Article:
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Culture War Roundup for the week of October 10, 2022

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Techno-pessimism as Agency-Depletion

Note: This is an exploration of what techno-pessimism feels like. I don't think there's an argument I'm making here. Perhaps it's more a reflection on how deep my techno-optimism goes that it's so difficult for me to entertain the idea of techno-pessimism. The connection to the culture war is that techno-pessimism seems to be deeply embedded in the political dialogue of both the left and the right.

Francis Fukuyama, in his 1992 classic "The End of History", spends a few pages describing techno-pessimism. It's been a while, but I think he put it as a belief that technology doesn't solve man's problems and may, in fact, make them worse. The flavor we're experiencing now has its source in the meat grinder trenches of WW1 when people were confronted by a mechanized, assembly-line conflict that was optimized for turning real live humans into ground meat.

For a long time, I didn't give this idea much thought. It was a useful label for a cluster of ideas I'd come upon time and again; a useful bucket to put people in to better understand them, nothing. But today, I read a piece that triggered all my "angry uninformed person ranting on the Internet" alarms, and instead of closing the tab, I spent some precious work-time to read it.

At the end, I was blown away. Not by any new points or ideas, but by being, for the first time ever, shown what techno-pessimism looks like from the inside. Suddenly, these two words stopped being merely a label, but also a lens through which to view the world. And I'm still shocked by seeing something so completely alien to my own perception.

I write code for a living. I have a general idea of how computers work and how different types of software works: payments processing, flight controls, video games, social media, VR, point-of-sale systems, etc. I also licked a little bit of physics and information theory, so I kind of see how all the machinery around us operates, at least on vague level. In the world, I feel... comfortable. I can fix a change a door lock, fix a leaky faucet, install an outlet, change a car tire, etc. It's all just machines of different sorts.

I hope this doesn't sound like bragging. I'm no genius. I can't fix most things and I'm more than happy to hire an expert when I can. I don't understand how most things work. Just enough to get the big picture, the relationships, the constraints.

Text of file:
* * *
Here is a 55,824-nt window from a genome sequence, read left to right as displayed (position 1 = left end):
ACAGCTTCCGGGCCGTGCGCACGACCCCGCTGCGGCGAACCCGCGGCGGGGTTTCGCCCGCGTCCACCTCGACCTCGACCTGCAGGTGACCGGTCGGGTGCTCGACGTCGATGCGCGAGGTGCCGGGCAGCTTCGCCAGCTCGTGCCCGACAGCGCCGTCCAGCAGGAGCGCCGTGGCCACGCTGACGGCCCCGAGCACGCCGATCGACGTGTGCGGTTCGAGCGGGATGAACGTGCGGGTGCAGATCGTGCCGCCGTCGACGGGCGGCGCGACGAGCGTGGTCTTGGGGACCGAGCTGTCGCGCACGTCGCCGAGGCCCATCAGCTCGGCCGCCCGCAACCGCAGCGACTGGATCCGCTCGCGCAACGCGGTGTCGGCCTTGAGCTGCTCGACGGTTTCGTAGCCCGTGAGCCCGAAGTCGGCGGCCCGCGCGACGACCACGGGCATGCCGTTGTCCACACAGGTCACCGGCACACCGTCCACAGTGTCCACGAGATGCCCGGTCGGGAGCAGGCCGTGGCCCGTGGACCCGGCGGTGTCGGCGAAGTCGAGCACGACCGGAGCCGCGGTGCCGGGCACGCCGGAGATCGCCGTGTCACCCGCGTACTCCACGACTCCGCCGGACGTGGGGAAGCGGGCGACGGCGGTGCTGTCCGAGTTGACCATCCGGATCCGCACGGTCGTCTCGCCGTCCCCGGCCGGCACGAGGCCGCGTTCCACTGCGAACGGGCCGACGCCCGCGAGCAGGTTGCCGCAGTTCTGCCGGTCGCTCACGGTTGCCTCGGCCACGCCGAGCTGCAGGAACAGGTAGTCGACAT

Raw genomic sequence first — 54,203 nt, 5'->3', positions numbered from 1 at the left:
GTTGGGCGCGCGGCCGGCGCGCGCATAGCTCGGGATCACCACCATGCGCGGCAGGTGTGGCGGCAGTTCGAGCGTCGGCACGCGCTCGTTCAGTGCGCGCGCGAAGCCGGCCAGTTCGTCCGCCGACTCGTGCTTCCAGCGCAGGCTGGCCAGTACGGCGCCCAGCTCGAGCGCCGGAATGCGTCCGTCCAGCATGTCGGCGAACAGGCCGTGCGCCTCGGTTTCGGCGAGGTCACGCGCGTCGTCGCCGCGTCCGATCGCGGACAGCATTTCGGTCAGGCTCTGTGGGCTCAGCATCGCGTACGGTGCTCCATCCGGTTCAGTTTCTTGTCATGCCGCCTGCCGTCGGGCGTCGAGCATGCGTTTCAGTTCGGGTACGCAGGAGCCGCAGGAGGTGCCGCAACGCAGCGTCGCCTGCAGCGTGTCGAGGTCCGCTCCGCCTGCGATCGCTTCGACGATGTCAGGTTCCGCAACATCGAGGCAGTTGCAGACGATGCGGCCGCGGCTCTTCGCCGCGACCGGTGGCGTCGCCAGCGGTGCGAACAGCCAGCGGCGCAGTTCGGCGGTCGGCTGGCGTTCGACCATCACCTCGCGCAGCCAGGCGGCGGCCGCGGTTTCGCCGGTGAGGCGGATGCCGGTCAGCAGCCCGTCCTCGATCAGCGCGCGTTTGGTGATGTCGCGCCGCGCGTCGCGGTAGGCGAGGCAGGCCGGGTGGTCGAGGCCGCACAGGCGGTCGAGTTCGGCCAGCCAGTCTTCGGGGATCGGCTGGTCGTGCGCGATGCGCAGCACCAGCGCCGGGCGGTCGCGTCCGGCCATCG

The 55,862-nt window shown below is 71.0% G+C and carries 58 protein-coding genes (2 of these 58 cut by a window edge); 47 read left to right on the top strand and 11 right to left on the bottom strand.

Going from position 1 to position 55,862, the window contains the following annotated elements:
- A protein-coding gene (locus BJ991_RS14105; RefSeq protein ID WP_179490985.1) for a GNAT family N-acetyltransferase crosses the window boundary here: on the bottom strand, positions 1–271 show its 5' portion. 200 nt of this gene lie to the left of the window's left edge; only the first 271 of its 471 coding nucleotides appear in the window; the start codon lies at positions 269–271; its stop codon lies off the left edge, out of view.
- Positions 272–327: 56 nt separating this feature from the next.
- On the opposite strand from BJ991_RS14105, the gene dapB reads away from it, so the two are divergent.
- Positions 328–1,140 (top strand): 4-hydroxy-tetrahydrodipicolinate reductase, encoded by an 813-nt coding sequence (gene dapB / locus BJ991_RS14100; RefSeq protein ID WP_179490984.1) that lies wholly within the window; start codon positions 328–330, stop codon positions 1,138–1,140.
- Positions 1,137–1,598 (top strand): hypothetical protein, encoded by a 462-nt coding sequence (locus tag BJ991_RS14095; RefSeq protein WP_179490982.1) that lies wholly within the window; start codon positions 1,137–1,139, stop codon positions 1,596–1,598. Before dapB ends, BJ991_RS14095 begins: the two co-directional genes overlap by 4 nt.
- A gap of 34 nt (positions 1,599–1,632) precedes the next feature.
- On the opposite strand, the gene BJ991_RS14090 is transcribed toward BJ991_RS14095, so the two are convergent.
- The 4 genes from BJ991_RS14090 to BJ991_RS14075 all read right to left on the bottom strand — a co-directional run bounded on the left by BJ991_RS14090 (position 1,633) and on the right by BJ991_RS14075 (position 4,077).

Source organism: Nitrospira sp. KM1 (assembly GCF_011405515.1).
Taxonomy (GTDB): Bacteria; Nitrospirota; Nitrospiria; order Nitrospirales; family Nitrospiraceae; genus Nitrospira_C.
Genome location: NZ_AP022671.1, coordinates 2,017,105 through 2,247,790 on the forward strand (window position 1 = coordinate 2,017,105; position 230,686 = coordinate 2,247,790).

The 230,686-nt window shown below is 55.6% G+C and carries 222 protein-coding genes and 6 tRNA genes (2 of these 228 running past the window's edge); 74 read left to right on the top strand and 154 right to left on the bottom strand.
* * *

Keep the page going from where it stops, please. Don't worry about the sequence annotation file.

Reading this the above linked blog post showed me a world where I know non of this. A world where I have some vague ideas about simple things like a squeaky hinge and the like, but anything above it is black magic. I mean, computers have inserted them into every facet of our lives. They record, update, store, delete, connect, calculate everything about us: our bank accounts, our working hours, our taxes, our retirement funds. The distance to the store, how busy a coffee place is, how to send flowers to your mother on Mother's day. Even if you're relatively disconnected, over half the world's population is plugged in; over 3bn people have Facebook accounts. TikTok has 1bn users; so even if you're disconnected, the majority of the people around you are plugged in, dancing to the rhythms created by man and machine together.

That's a terrifying. I can't imagine the frustration this guy has to feel. He can't troubleshoot his router, apart from pushing a paperclip into the little hole to reset everything. He can't make his own website (that doesn't look like templated shit). He can't figure out the right steps to get the car computer to reboot correctly after the battery ran out of power. Jesus, the sheer alienation must be terrifying--you can't really affect your immediate environment in any meaningful way. You're at the mercy of these beeping, monitoring, distracting machines all around you.

Now I understand that, perhaps, WW1 was the moment when people realized they built a grand machine that they only pretend to control. A machine with tendrils leading into every house, every room, every other person. And while in the first half of the 20th century any clever farm boy was likely able to mess around with a car, this isn't true today. There's a lot of layers of abstraction. So many interconnected systems. (Though I believe that taking a beginners course in programming would dispell like 80% of ignorance about machines).

How much agency is lost because of the aggregate effects of modern technology? Sure, the world of yesteryear wasn't some primitive utopia. But even within the strict confines of tradition and feudalism people had agency in the little things. Now, people like the author of that blog post I read are left without even the little things--their "smart" coffee machine will calls the cops if he tries to insert off-brand coffee pods into it.

Re: the Sam Kriss piece: I have to wonder if he just needs to be taken back to the Internet That Was, a time when you could make stupid Flash animations and YouTube videos that contained whatever, when you could put in a copyrighted song without it getting nuked off a platform or claimed by some anonymous person/bot/corporation, when you were free to be transgressive. Perhaps the Internet looks sterile and dying to him today because, in a sense, the managerial Powers That Be decided to smother the global citizenry's id under a blanket on pain of lawsuit.

Even before Web 2.0 tried to consume the world, the mainstream was already aware of the wacky things people got up to on the Internet.